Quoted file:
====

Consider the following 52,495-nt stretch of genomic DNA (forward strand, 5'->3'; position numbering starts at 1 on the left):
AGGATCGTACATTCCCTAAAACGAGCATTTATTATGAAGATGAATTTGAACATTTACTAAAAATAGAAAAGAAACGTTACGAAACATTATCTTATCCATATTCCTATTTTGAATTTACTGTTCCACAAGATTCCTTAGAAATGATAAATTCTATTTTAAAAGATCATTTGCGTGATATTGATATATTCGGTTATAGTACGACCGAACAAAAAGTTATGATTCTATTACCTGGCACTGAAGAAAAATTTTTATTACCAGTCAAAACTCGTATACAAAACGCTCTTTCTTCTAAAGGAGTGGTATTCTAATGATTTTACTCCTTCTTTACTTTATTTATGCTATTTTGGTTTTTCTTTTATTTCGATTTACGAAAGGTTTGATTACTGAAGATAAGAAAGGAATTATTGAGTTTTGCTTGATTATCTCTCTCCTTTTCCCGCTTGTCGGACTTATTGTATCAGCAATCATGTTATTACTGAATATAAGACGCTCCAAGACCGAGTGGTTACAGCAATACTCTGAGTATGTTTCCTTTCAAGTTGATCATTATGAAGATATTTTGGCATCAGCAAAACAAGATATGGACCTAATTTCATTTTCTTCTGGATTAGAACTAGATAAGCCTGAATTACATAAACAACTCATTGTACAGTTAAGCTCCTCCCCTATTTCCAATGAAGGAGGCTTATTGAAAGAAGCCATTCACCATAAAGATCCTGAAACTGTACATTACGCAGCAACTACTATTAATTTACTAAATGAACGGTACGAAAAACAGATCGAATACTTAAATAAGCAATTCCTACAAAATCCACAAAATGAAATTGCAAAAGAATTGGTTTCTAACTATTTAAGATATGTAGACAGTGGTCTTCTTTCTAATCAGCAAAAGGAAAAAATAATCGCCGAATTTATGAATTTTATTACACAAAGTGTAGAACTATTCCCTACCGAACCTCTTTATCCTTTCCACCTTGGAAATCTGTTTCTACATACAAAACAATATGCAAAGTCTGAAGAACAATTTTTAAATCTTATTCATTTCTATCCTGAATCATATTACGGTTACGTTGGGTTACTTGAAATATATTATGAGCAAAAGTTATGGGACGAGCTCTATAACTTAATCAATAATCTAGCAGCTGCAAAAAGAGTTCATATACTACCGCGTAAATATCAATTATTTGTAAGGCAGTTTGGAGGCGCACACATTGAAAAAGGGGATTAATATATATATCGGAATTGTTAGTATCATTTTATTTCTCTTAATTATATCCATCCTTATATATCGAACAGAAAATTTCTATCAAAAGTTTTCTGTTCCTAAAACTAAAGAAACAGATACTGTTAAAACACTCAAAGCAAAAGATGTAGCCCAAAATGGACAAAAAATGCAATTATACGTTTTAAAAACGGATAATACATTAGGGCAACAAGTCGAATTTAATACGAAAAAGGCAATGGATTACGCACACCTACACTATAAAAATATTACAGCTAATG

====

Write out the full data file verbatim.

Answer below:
Consider the following 52,495-nt stretch of genomic DNA (forward strand, 5'->3'; position numbering starts at 1 on the left):
AGGATCGTACATTCCCTAAAACGAGCATTTATTATGAAGATGAATTTGAACATTTACTAAAAATAGAAAAGAAACGTTACGAAACATTATCTTATCCATATTCCTATTTTGAATTTACTGTTCCACAAGATTCCTTAGAAATGATAAATTCTATTTTAAAAGATCATTTGCGTGATATTGATATATTCGGTTATAGTACGACCGAACAAAAAGTTATGATTCTATTACCTGGCACTGAAGAAAAATTTTTATTACCAGTCAAAACTCGTATACAAAACGCTCTTTCTTCTAAAGGAGTGGTATTCTAATGATTTTACTCCTTCTTTACTTTATTTATGCTATTTTGGTTTTTCTTTTATTTCGATTTACGAAAGGTTTGATTACTGAAGATAAGAAAGGAATTATTGAGTTTTGCTTGATTATCTCTCTCCTTTTCCCGCTTGTCGGACTTATTGTATCAGCAATCATGTTATTACTGAATATAAGACGCTCCAAGACCGAGTGGTTACAGCAATACTCTGAGTATGTTTCCTTTCAAGTTGATCATTATGAAGATATTTTGGCATCAGCAAAACAAGATATGGACCTAATTTCATTTTCTTCTGGATTAGAACTAGATAAGCCTGAATTACATAAACAACTCATTGTACAGTTAAGCTCCTCCCCTATTTCCAATGAAGGAGGCTTATTGAAAGAAGCCATTCACCATAAAGATCCTGAAACTGTACATTACGCAGCAACTACTATTAATTTACTAAATGAACGGTACGAAAAACAGATCGAATACTTAAATAAGCAATTCCTACAAAATCCACAAAATGAAATTGCAAAAGAATTGGTTTCTAACTATTTAAGATATGTAGACAGTGGTCTTCTTTCTAATCAGCAAAAGGAAAAAATAATCGCCGAATTTATGAATTTTATTACACAAAGTGTAGAACTATTCCCTACCGAACCTCTTTATCCTTTCCACCTTGGAAATCTGTTTCTACATACAAAACAATATGCAAAGTCTGAAGAACAATTTTTAAATCTTATTCATTTCTATCCTGAATCATATTACGGTTACGTTGGGTTACTTGAAATATATTATGAGCAAAAGTTATGGGACGAGCTCTATAACTTAATCAATAATCTAGCAGCTGCAAAAAGAGTTCATATACTACCGCGTAAATATCAATTATTTGTAAGGCAGTTTGGAGGCGCACACATTGAAAAAGGGGATTAATATATATATCGGAATTGTTAGTATCATTTTATTTCTCTTAATTATATCCATCCTTATATATCGAACAGAAAATTTCTATCAAAAGTTTTCTGTTCCTAAAACTAAAGAAACAGATACTGTTAAAACACTCAAAGCAAAAGATGTAGCCCAAAATGGACAAAAAATGCAATTATACGTTTTAAAAACGGATAATACATTAGGGCAACAAGTCGAATTTAATACGAAAAAGGCAATGGATTACGCACACCTACACTATAAAAATATTACAGCTAATG